Can machines think? That was the question being asked in the 50s. In the years after that, the question is no longer whether or not machines can think. We are now trying to understand how machines think.
That is ordinarily odd, seeing as humans build the machines, but it is what it is. Humans built a machine that could reach conclusions independently, and now humans are trying to understand the machine’s thought process.
Currently, machines are being relied upon more and more in our society. Algorithms make decisions about a wide array of subjects, from law to e-commerce platforms to media. Some programs backed by Artificial intelligence have attained the performance levels of human experts.
Even though humans created it, it is often the case that even humans are hard-pressed to understand how the algorithms come to their conclusions, in the now comical case of the amazon pricing war over Peter Lawrence’s The making of a fly. It was worked out that once a day, one seller (profnath) set its price to be 0.9983 times the price of the copy offered by another seller (bordeebook). Meanwhile, the prices of bordeebook were set to rise at 1.270589 times the price shown by profnath. The book about flies peaked at $23,698,655.93 before the algorithm was assessed. We must understand just how these machines come to their conclusions.
To explain our daily lives, we rely on rich and expressive vocabulary: we use examples and counterexamples, create rules and prototypes, and highlight important characteristics that are present and absent. When interacting with algorithmic decisions, users will expect and demand the same level of expressiveness from AI. This is where explainable Artificial Intelligence comes in.
Explainable Artificial Intelligence
Explainable artificial intelligence (XAI) is a set of processes and methods that enables human users to comprehend and trust the results and output created by machine learning algorithms. It is a relatively new concept focused on helping humans interpret the output of sophisticated machine learning models.
As AI becomes more advanced, humans are challenged to comprehend and retrace how the algorithm produces results. The whole calculation process is turned into what is commonly referred to as a “black box” that is impossible to interpret.
These black-box models are created directly from the data. And, not even the engineers or data scientists who make the algorithm can understand or explain what is happening inside them or how the AI algorithm arrived at a specific result.
Several experts have simplified Explainable Artificial Intelligence:
“The term ‘explainable AI’ or ‘interpretable AI’ refers to humans being able to easily comprehend through dynamically generated graphs or textual descriptions the path artificial intelligence technology took to make a decision.” –Keith Collins, executive vice president, and CIO, SAS.
“Explainable AI is where we can interpret the outcomes of AI while being able to traverse back, from outcomes to the inputs, on the path the AI took to arrive at the results.” –Phani Nagarjuna, chief analytics officer, Sutherland.
“Explainable AI in simple terms means AI that is transparent in its operations so that human users will be able to understand and trust decisions. Organizations must ask the question – can you explain how your AI generated that specific insight or decision?” –Matt Sanchez, founder, and CTO of CognitiveScale.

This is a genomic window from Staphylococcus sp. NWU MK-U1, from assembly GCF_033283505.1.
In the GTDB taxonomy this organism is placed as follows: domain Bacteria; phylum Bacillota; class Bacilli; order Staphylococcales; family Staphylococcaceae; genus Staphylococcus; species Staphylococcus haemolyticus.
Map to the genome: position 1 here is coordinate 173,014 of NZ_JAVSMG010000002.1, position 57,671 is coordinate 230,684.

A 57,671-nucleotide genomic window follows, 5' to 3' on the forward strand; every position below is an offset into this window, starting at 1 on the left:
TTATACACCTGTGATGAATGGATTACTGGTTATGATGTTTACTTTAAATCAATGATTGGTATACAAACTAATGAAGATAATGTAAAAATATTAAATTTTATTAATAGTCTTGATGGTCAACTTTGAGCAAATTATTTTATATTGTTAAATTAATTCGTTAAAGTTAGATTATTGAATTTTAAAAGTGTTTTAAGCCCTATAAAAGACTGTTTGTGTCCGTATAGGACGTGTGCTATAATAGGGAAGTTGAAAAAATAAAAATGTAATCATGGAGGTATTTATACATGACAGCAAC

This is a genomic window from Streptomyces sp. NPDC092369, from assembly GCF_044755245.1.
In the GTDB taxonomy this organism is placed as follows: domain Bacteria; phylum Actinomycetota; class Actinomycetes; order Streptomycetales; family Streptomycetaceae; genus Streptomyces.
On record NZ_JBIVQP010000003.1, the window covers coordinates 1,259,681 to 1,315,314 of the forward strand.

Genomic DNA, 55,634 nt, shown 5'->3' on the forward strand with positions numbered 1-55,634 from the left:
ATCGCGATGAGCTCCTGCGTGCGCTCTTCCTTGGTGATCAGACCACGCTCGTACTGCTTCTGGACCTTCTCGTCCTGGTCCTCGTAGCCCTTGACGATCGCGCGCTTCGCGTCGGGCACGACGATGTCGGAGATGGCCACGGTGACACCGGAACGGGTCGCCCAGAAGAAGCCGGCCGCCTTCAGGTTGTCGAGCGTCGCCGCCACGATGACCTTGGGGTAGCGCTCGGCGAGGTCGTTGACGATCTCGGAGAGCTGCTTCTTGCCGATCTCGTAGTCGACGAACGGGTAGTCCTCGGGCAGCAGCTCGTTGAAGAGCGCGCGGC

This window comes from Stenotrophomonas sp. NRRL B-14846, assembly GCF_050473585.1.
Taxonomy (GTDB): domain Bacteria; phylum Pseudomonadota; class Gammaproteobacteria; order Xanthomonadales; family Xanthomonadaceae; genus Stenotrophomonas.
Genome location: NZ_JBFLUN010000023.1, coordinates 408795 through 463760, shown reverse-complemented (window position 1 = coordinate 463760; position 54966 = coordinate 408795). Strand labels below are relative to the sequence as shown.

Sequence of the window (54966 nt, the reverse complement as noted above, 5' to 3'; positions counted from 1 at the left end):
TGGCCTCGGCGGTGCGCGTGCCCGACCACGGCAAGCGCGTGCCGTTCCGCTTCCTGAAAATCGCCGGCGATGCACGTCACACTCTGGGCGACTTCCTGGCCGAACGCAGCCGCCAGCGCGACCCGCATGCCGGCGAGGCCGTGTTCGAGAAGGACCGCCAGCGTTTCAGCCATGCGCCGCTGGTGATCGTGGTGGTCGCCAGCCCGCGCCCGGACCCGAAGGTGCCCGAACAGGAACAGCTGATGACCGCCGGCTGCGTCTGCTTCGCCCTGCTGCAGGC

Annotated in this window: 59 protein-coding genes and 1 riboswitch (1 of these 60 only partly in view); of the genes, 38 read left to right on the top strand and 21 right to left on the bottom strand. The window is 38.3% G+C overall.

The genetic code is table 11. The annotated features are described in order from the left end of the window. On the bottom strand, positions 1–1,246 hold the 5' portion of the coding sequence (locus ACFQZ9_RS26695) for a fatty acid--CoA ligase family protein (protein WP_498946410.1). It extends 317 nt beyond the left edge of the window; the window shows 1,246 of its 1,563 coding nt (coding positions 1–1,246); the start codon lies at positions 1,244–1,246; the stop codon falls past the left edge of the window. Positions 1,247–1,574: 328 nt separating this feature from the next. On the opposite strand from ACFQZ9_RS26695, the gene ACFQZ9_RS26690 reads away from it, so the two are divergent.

But why exactly is explainable AI important?
As critical as they are to the success of our society, AI systems are notorious for their ‘black-box’ nature, leaving many users without visibility into how or why decisions have been made.
Heena Purohit, senior product manager at IBM Watson IoT, notes that AI and machine learning already do a great job processing vast amounts of data in an often complex fashion. But the goal of AI and ML, Purohit says, is to help people be more productive and make smarter, faster decisions – which is much more complicated if people have no idea why they’re making those decisions.
Explainable AI is, in a sense, about getting people to trust and buy into these new systems and how they’re changing the way we work.
“As the purpose of the AI is to help humans make enhanced decisions, the business realizes the true value of the AI solution when the user changes his behavior or takes action based on the AI output [or] prediction,” Purohit says. “However, to get a user to change his behavior, he will have to trust the system’s suggestions. This trust is built when users can feel empowered and know how the AI system came up with the recommendation [or] output.”
There must be the assurance that business outcomes left in the hands of AI are understandable and auditable. In many industries, explainability is often a regulatory requirement for companies employing such models.
With the advent of XAI, we might be one step closer to making machines accountable for their actions in the same manner that humans are.
MindsDB believes that any ML generated prediction used to support the decision-making process must also answer three questions:
- Why can I trust the prediction?
- Why did the model provide this prediction?
- How can I make these predictions more reliable?
Without explanations behind an AI model’s internal functionalities and its decisions, there is a risk that the model would not be considered trustworthy or legitimate. XAI provides the needed understandability and transparency to enable greater trust toward AI-based solutions.
If critical decisions are to be left in the hands of machines, it is only sensible that humans understand how these machines come to the conclusions that they come to. Much like a judge in the courtroom has to provide the laws and precedents that enabled them to go to the decisions they did, or a mathematician is required to show the work that got them the final result, so is explainable AI.